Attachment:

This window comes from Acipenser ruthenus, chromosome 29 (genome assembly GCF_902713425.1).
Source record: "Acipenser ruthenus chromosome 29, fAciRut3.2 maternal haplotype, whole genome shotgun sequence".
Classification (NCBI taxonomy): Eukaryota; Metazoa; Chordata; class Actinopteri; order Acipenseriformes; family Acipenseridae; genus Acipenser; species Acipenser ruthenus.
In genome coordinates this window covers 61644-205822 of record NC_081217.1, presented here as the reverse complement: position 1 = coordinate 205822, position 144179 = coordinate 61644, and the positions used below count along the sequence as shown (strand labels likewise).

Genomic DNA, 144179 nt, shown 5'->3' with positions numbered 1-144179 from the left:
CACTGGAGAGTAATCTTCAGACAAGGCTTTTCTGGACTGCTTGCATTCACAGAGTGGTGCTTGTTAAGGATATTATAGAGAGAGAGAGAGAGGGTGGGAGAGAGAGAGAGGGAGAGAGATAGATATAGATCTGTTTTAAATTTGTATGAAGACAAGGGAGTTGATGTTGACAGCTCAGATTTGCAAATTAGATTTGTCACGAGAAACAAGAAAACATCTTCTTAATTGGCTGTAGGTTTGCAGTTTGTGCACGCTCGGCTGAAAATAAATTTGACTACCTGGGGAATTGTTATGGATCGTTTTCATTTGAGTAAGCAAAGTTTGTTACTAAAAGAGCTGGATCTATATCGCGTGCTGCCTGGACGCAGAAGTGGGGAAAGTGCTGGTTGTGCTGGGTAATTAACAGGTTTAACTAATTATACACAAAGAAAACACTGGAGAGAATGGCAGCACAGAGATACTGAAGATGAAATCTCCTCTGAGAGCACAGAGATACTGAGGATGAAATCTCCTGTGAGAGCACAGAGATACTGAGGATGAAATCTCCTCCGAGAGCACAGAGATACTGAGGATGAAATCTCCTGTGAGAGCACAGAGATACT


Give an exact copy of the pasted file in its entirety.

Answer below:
This window comes from Acipenser ruthenus, chromosome 29 (genome assembly GCF_902713425.1).
Source record: "Acipenser ruthenus chromosome 29, fAciRut3.2 maternal haplotype, whole genome shotgun sequence".
Classification (NCBI taxonomy): Eukaryota; Metazoa; Chordata; class Actinopteri; order Acipenseriformes; family Acipenseridae; genus Acipenser; species Acipenser ruthenus.
In genome coordinates this window covers 61644-205822 of record NC_081217.1, presented here as the reverse complement: position 1 = coordinate 205822, position 144179 = coordinate 61644, and the positions used below count along the sequence as shown (strand labels likewise).

Genomic DNA, 144179 nt, shown 5'->3' with positions numbered 1-144179 from the left:
CACTGGAGAGTAATCTTCAGACAAGGCTTTTCTGGACTGCTTGCATTCACAGAGTGGTGCTTGTTAAGGATATTATAGAGAGAGAGAGAGAGGGTGGGAGAGAGAGAGAGGGAGAGAGATAGATATAGATCTGTTTTAAATTTGTATGAAGACAAGGGAGTTGATGTTGACAGCTCAGATTTGCAAATTAGATTTGTCACGAGAAACAAGAAAACATCTTCTTAATTGGCTGTAGGTTTGCAGTTTGTGCACGCTCGGCTGAAAATAAATTTGACTACCTGGGGAATTGTTATGGATCGTTTTCATTTGAGTAAGCAAAGTTTGTTACTAAAAGAGCTGGATCTATATCGCGTGCTGCCTGGACGCAGAAGTGGGGAAAGTGCTGGTTGTGCTGGGTAATTAACAGGTTTAACTAATTATACACAAAGAAAACACTGGAGAGAATGGCAGCACAGAGATACTGAAGATGAAATCTCCTCTGAGAGCACAGAGATACTGAGGATGAAATCTCCTGTGAGAGCACAGAGATACTGAGGATGAAATCTCCTCCGAGAGCACAGAGATACTGAGGATGAAATCTCCTGTGAGAGCACAGAGATACT